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January 11, 2002 | Issue 389


Bush wants more tax cuts for the rich
Corporate America's front man
Unemployment is on the rise and is expected to climb even higher. What's George W. Bush's solution? An "economic security" plan. But the only people who would benefit are plenty secure already.


Argentinians send message of resistance
Rebelling against free-market misery
The uprising in Argentina last month has sent a powerful message to bankers and politicians the world over: Mass struggle can stop the free-market policies pushed by the International Monetary Fund.

James Petras on the Argentinazo:
"You have to take action from below"
Latin America expert James Petras, who has worked for the past two years with the unemployed movement in Argentina, talks to Socialist Worker about the dynamics of the rebellion that brought down two governments in a week's time last month--and what the future holds.

Argentina's rich tradition of working-class struggle
One hundred years ago, Argentina was one of the wealthiest nations in the world, supplying huge quantities of meat and grain to Europe and the U.S. But Argentina is also rich in another way--in its tradition of working-class struggle.

How IMF policies led to disaster
Global justice activists have long been attacked for arguing that the policies of the International Monetary Fund lead to poverty and suffering around the world. But with the December collapse of the de la Rúa government, whatever credibility the IMF had left has been destroyed.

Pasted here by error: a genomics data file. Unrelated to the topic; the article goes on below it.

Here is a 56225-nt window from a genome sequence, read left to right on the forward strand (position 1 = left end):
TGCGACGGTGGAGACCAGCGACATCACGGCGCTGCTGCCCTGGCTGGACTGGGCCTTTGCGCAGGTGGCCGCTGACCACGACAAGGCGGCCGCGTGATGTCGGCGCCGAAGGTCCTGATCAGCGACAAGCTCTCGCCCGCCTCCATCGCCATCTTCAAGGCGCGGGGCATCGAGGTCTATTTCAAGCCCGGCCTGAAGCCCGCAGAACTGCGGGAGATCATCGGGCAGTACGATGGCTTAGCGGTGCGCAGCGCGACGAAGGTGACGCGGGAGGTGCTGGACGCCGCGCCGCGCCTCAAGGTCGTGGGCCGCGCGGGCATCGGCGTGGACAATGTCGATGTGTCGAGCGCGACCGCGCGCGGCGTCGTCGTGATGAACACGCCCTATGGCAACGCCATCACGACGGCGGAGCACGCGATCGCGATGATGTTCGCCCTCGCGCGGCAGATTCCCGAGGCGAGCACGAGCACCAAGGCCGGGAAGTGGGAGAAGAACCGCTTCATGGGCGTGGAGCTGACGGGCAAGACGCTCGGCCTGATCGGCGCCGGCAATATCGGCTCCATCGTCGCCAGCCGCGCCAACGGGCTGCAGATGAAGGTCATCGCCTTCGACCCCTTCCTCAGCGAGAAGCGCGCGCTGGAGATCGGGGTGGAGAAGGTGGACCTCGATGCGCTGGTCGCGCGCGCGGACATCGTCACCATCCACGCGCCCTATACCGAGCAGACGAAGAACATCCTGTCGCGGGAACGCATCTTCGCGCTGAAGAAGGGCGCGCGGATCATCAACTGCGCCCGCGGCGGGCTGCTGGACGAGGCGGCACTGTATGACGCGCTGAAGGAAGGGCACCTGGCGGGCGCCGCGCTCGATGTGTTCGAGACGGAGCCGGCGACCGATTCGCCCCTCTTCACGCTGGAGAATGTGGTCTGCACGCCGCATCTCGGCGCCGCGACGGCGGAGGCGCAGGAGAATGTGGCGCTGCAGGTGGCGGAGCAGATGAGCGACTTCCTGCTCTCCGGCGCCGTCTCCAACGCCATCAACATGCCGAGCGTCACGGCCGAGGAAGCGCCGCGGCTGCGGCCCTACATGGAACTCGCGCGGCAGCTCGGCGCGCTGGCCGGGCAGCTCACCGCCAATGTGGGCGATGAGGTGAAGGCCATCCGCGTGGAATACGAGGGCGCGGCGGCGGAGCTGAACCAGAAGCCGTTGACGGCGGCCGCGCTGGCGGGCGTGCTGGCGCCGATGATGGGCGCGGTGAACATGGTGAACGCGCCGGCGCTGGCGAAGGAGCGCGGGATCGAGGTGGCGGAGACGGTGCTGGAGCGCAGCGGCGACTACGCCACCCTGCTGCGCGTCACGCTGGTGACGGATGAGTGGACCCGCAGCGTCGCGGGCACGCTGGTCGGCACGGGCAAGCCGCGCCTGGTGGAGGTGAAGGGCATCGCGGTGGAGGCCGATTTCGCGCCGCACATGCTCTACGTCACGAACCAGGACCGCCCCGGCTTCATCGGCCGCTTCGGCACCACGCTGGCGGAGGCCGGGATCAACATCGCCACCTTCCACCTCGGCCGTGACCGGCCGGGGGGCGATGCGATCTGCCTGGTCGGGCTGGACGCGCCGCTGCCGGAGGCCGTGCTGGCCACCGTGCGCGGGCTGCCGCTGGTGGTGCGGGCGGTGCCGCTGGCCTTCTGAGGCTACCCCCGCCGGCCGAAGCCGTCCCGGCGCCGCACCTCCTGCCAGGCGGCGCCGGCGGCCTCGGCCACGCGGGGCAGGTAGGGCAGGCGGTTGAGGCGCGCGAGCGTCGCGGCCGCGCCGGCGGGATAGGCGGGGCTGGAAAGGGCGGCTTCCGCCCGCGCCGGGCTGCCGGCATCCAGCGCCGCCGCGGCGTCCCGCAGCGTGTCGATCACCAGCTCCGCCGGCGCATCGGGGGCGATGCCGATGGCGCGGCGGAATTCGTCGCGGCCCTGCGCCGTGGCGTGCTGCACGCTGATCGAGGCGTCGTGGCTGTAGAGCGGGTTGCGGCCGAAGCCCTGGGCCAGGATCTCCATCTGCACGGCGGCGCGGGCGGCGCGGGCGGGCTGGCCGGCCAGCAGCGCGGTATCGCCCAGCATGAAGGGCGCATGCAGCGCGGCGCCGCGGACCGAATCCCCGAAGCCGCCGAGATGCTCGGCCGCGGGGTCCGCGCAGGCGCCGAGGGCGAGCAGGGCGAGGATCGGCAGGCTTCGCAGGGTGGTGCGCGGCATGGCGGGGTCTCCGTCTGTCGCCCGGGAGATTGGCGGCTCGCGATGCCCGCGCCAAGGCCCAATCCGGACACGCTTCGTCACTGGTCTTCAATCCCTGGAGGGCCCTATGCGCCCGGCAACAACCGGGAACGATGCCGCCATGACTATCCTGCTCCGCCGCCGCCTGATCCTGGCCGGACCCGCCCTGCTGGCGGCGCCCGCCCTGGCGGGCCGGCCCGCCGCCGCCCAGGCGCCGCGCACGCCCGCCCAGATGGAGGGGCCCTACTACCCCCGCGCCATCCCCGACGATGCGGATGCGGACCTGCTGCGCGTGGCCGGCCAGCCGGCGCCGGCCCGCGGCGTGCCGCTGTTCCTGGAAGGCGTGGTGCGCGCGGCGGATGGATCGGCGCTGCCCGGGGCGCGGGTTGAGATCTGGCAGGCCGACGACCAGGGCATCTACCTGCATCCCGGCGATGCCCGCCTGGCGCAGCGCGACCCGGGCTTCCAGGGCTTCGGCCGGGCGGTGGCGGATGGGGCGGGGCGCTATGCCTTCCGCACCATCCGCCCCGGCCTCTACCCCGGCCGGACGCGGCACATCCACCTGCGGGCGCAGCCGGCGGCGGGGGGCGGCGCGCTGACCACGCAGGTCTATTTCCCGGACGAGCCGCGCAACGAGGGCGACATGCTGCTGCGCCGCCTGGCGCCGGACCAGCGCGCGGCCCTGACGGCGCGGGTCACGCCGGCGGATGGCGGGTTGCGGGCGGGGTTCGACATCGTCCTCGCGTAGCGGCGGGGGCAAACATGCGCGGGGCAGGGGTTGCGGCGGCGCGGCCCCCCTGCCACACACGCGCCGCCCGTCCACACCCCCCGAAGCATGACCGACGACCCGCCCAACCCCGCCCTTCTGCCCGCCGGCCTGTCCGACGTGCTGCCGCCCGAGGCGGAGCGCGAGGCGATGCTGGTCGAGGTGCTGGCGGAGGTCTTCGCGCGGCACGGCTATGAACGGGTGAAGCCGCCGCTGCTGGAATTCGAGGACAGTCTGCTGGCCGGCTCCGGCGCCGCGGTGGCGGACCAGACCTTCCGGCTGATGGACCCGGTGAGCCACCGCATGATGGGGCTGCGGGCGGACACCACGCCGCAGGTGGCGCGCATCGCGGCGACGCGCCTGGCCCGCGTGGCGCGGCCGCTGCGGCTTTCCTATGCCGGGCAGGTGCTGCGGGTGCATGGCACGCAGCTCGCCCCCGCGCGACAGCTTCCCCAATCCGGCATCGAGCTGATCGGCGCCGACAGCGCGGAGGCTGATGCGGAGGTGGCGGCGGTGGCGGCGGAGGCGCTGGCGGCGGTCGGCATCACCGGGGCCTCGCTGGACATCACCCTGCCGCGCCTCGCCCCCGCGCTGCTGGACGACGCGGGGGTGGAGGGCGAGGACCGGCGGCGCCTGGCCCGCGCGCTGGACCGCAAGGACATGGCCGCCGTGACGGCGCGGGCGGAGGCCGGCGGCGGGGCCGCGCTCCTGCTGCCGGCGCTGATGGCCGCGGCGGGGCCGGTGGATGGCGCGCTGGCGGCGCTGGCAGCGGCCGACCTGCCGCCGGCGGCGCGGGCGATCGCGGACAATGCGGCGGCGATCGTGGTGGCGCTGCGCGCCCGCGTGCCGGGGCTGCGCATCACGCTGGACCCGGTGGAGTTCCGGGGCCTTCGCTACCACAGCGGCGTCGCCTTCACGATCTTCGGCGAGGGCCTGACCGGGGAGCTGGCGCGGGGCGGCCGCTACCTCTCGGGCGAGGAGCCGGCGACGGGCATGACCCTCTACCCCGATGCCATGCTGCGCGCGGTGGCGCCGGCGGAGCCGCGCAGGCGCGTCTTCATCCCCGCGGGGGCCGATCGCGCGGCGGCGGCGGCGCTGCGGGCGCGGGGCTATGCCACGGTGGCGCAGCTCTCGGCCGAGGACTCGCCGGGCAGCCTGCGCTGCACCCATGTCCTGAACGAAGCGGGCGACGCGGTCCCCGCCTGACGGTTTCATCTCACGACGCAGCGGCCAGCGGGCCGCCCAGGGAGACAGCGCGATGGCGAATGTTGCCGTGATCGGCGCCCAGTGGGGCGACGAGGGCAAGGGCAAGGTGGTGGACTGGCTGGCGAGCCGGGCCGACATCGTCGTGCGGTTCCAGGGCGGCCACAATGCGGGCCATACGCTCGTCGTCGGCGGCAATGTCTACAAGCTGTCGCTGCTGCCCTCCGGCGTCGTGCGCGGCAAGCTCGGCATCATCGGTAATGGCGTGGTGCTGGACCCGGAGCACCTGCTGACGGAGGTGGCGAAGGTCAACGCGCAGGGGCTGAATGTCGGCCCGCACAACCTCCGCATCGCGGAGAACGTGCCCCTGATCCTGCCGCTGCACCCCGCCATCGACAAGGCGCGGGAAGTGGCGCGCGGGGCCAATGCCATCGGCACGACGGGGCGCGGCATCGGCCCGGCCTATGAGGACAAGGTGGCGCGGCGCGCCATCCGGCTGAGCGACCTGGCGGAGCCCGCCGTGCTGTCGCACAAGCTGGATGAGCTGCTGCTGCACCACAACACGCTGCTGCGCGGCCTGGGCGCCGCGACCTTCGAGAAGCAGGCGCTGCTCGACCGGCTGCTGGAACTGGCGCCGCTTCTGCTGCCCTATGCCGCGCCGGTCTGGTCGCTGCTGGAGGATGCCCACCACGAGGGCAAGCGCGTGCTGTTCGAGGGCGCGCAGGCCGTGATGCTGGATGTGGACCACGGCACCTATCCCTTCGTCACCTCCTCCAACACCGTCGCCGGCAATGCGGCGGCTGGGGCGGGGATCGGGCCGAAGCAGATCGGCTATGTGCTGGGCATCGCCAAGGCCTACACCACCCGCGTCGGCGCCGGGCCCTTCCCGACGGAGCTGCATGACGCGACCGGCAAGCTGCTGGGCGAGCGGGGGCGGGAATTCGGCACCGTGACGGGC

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After a decade of devastation...
Is Iraq the next target in Bush's war?
Immediately after the September 11 attacks, Washington sounded the charge against Iraq. "Living with [Saddam Hussein] is the most dangerous course to take," Deputy Defense Secretary Paul Wolfowitz told reporters. "Give war a chance."

Personal bankruptcies at new highs as recession hits
Drowning in debt
With layoffs mounting, the unfolding economic recession is threatening the livelihoods of millions of working people. Those saddled with debt are especially vulnerable to the shock of sudden unemployment--with one missed payment beginning a spiral toward financial ruin.


Death toll climbs in Afghanistan as U.S. looks for new targets
Stop Bush's war machine
Iraq, Yemen, Somalia. Each has been floated as the potential next target of George W. Bush's "war against terrorism." But among the leading cheerleaders for war, it doesn't even matter which country the U.S. picks--as long as the bombs keep dropping.

Israel's new excuse for a crackdown
Israeli officials immediately went on the offensive last week after Israel seized a ship that it claimed was smuggling weapons to the Palestinian Authority. They used this "discovery" to argue that their brutal war on Palestinians has been justified all along.

Behind the war threat in South Asia
With 1 million Indian troops dug in along the border with Pakistan, India's right-wing government is following a script written in Washington, D.C.

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For-profit takeover of Philadelphia schools
Selling schools to the highest bidder
Philadelphia's public schools are being taken over by one of the most notorious for-profit education companies in the country.

Eight years of attacks on working people
Good riddance to Ghouliani
Rudolph Giuliani may have come off as a human being after the September 11 tragedy, but his record as mayor tells a different story. He helped to wreck the lives of thousands of people with eight years of racist, anti-labor, anti-poor policies and his unwavering support for New York's murderers in blue.

Death row prisoner freed after 18 years